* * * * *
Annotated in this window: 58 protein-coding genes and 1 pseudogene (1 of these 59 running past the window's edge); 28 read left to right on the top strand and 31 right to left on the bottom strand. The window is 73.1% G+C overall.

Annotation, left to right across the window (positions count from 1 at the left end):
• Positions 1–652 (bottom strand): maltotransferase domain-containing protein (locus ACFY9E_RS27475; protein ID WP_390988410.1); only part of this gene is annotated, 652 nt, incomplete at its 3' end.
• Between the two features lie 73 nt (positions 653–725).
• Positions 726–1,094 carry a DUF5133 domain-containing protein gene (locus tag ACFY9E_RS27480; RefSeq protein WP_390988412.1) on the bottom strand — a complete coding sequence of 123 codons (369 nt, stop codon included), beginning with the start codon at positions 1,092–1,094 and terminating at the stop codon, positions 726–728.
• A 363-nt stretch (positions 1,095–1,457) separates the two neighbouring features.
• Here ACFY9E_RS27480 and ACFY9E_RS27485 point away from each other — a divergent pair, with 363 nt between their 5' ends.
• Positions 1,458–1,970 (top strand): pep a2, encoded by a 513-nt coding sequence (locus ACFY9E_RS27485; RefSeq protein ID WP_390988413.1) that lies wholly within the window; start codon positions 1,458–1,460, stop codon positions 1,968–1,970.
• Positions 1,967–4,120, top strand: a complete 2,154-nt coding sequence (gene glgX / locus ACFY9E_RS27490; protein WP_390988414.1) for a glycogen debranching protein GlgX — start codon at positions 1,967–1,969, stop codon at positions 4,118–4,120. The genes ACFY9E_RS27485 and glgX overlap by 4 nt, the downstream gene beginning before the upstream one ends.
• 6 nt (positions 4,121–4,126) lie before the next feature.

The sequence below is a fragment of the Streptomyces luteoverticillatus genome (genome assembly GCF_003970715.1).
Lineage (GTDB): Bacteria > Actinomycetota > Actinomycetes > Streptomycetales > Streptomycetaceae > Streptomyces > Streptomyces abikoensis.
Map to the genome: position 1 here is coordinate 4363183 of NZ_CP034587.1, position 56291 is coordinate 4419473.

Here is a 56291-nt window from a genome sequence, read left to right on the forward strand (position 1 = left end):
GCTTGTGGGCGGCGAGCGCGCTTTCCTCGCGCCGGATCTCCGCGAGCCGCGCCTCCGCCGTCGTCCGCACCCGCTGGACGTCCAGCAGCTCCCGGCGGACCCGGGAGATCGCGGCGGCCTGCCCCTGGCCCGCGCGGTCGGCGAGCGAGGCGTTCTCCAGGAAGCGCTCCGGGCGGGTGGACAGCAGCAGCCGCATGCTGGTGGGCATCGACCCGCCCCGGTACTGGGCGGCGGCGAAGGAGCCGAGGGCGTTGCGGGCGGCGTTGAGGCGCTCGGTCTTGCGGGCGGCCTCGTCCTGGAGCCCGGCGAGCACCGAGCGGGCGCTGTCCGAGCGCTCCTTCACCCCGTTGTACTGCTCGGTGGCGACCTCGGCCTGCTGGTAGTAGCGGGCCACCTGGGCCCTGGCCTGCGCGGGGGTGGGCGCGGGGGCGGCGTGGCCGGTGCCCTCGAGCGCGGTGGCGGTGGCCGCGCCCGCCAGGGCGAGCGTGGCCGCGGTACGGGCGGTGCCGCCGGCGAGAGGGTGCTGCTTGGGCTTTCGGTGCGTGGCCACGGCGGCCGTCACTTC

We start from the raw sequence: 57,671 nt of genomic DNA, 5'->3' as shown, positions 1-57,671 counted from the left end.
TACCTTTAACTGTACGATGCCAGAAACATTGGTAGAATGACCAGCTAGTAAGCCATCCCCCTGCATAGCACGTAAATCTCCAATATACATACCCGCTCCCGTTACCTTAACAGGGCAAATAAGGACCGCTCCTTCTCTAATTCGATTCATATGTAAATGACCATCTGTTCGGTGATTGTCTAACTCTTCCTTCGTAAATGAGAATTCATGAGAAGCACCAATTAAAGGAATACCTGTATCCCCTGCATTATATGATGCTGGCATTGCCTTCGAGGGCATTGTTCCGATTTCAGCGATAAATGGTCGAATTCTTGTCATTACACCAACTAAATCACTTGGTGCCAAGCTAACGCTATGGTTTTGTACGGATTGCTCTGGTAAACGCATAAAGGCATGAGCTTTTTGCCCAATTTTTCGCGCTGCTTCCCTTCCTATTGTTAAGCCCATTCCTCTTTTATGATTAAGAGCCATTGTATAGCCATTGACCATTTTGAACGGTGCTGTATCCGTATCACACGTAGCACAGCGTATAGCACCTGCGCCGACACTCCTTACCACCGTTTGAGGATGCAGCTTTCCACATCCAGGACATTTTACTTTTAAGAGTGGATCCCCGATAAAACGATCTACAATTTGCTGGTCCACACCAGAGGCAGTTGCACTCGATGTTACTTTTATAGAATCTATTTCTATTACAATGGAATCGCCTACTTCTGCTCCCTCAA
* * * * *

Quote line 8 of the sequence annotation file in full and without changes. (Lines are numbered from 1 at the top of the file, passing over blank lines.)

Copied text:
• Positions 1,458–1,970 (top strand): pep a2, encoded by a 513-nt coding sequence (locus ACFY9E_RS27485; RefSeq protein ID WP_390988413.1) that lies wholly within the window; start codon positions 1,458–1,460, stop codon positions 1,968–1,970.